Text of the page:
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The Car Connection Expert Review

Martin Padgett Martin Padgett Editorial Director
May 17, 2010

Buying tip

We can’t recommend the Infiniti M56 enough, in contrast with the base M37. In our opinion, luxury buyers will be turned off by the V-6 car’s noise and vibration—and the M56’s not that much more expensive.

features & specs

4-Door Sedan AWD
4-Door Sedan RWD
4-Door Sedan AWD
17 city / 24 hwy
18 city / 26 hwy
16 city / 23 hwy

The 2011 Infiniti M pairs beauty with a beastly V-8 engine—and at last, Infiniti makes its marque in a class full of winners.

The 2011 Infiniti M sedans are on a mission: to erase some of the distance shoppers put between the German super sedans and Nissan's most luxurious and powerful four-doors. With subtle, gorgeous good looks and truly great handling, the M37 and M56 arrive none too soon to replace the dynamic-driving, but not as dynamic-looking, 2010 M35 and M45.

At a base price well under $50,000 and a top end higher than $60,000, the 2011 Infiniti M37 and M56 will compete with the Audi A6, the Mercedes-Benz E-Class, the BMW 5-Series, the Lexus GS, the Jaguar XF, and even the Hyundai Genesis and Lincoln MKS—but it’s the E-Class, 5-Series and XF that find themselves outgunned in many ways by the new M.




The latest Infiniti M sedan's a striking departure, inside and out.

Inspiration has taken charge of the big Infiniti M, by way of the 2009 Essence concept. Borrowing cues from that styling-studio exercise, the 2011 M is the most graceful, voluptuous Infiniti yet. Swelling fenders flow from the car's grille, and flex from concave to convex surfaces along its shoulder, ending in an abbreviated, sloping trunk. It's a long, long way from the ungainly old Infiniti J30, for sure--though in person the M seems to sit a little tall on its tires. The whole car bears a much-improved, more aggressive look than the somewhat bland wrapper of the previous M--especially with the big five-spoke wheels on some models that would fit right on a Nissan 370Z roadster. It’s far more expressive than just about everything in its class, even the ravishing Jaguar XF.

The 2011 M's interior pushes Japanese tradition and technology-adds ons into an opulent marriage. There's wood trim, lots of leather hides, and on some versions, a special wood trim treated with silver dust. It's an elegant and neatly arranged cockpit, rich in feel and visual appeal. The center console sits up and out prominently, like a jewelry case, and wears buttons for audio and climate controls that sit under under a large LCD screen that displays their outputs. The M exudes refinement: it has more wood trim than a Jaguar XF, and that wave of organica is more compelling than the usual afterthought applications. The versions fitted with silver-dust-buffed wood trim, a sueded headliner and semi-aniline leather (meaning, it’s not buffed of all imperfections) are Infiniti’s best yet. It’s substantial and attractive, and a sensual score even in this pricey class.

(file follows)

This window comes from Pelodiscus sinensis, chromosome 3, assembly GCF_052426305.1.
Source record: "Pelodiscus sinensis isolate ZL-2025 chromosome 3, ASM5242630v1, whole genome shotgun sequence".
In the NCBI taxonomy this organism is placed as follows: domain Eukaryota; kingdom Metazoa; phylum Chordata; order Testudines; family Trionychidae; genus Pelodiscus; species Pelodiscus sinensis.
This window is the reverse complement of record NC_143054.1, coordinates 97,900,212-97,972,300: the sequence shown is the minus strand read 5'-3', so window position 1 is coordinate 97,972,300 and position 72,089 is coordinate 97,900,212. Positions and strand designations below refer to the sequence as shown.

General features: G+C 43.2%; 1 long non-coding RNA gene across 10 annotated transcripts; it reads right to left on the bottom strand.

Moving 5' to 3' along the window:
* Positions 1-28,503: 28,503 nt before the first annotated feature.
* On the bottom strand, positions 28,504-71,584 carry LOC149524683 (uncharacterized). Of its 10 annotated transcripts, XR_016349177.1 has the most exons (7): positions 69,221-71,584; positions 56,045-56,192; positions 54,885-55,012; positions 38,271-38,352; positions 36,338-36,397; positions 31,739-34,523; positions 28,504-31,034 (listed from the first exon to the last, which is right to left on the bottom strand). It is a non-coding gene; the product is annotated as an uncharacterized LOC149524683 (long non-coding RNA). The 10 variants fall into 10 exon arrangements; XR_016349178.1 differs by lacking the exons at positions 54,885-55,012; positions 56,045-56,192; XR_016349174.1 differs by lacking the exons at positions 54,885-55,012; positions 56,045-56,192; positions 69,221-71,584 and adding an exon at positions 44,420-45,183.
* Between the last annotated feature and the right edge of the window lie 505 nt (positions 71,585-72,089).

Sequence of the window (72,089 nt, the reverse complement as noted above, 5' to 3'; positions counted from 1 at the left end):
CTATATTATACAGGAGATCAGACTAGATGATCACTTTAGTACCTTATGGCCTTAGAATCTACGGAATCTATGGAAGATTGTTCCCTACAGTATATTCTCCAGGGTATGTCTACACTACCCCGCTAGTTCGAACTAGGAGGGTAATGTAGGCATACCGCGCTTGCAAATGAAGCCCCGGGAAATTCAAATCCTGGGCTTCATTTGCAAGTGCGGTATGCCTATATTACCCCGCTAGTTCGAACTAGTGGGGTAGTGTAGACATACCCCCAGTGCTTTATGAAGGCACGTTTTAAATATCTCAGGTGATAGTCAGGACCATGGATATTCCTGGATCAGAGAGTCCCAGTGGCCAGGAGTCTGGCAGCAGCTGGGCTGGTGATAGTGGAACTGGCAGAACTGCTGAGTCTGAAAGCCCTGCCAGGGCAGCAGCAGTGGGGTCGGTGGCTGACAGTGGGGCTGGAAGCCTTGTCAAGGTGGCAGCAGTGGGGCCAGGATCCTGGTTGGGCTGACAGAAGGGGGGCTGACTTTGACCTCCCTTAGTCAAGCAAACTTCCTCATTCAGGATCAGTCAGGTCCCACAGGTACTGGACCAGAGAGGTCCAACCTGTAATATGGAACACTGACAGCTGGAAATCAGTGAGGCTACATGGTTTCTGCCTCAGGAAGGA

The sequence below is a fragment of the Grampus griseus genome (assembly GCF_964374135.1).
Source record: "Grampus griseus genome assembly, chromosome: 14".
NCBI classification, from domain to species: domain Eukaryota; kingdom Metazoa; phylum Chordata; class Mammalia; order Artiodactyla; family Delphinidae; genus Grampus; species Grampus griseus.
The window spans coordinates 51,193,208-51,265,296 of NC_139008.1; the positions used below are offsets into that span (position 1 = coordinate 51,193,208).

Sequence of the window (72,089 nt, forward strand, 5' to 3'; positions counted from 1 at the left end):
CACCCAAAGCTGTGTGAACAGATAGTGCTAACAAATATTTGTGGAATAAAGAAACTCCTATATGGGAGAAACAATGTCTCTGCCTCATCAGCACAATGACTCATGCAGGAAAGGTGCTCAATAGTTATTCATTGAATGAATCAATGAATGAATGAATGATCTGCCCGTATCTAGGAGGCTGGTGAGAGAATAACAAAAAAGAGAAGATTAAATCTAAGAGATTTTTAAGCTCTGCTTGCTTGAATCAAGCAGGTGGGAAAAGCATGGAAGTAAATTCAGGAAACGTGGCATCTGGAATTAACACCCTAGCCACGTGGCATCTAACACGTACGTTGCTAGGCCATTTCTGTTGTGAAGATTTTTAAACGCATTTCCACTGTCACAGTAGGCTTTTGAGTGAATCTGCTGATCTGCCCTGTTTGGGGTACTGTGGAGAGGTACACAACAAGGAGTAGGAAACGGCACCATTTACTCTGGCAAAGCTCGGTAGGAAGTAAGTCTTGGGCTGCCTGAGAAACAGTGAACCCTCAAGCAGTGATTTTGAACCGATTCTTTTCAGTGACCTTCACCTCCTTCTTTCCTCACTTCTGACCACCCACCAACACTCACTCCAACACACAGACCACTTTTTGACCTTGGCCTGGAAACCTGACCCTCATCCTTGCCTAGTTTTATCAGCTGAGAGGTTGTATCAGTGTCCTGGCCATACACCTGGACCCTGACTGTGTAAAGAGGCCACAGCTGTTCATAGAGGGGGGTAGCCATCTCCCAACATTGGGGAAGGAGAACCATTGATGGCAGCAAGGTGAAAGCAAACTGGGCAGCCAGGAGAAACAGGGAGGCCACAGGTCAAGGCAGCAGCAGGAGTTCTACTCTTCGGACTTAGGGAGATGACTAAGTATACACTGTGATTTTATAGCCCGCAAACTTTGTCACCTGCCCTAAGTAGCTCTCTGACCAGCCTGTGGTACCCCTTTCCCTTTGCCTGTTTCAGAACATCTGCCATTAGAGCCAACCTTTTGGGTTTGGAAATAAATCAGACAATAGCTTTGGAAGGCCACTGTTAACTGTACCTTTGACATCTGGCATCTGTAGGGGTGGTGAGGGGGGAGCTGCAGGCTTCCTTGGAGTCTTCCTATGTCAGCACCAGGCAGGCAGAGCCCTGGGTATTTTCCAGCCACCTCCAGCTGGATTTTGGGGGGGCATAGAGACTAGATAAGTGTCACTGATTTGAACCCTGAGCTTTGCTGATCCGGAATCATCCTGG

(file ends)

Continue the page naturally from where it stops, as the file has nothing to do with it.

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The M56's a grippy gas; the M37's almost as quick, but makes a fuss about it.

In this generation, the M37 and M56 make more distinct cases for themselves. Base versions share an uprated version of the corporate 3.7-liter V-6, rated at 330 horsepower and 270 lb-ft of torque, for a 25-hp bump over the 2010 model. The V-6 version has the noticeable, vibration-ridden feel of a modern-day Nissan, and it needs to improve. At wide-open throttle the M37 is loud and transmits a lot of unwanted shake into the steering column and floorpan that’s sure to be noticed by any buyer in the $50,000 sedan segment.

Over the course of a day near San Diego, we spent far more time in the V-8-powered M56, for good reason. Only a few thousand more dollars replaces the V-6 with a hellacious 5.6-liter V-8 engine, the easy choice between the two 2011 M sedans. This version drills out 420 horsepower and 417 lb-ft of torque--almost 100 hp more than the last V-8 M—and thunders along with AMG-style power. Though the engine block’s related to the Titan pickup’s V-8, not the old 4.5-liter Infiniti engine, we noticed just a small vibration in one all-wheel-drive version; otherwise the M56 fleet we sampled ran startlingly fast, and built up speed with amazing force.

Both engines pair up with a seven-speed automatic transmission with a manual-shift mode, rev-matching, and available paddle shifters. The transmission likes to hold on to gears a long, long time, but downshifts snap off quickly, and the Ms are happy to pound out quick, unobtrusive gear changes at your command when the automatic’s moved to manual mode. We’re big fans of shift paddles, and the M56 shows exactly why shifter-based manual modes are goofy: who wants to remove a hand from the wheel while you’re diving into a 15-mph corner? Like the German competition, the Infiniti M automatic also adds an optional set of electronic controls for transmission shifting and throttle response, with four individual settings (Sport, Normal, Eco and Snow). You’ll be fine leaving it in Normal almost all of the time.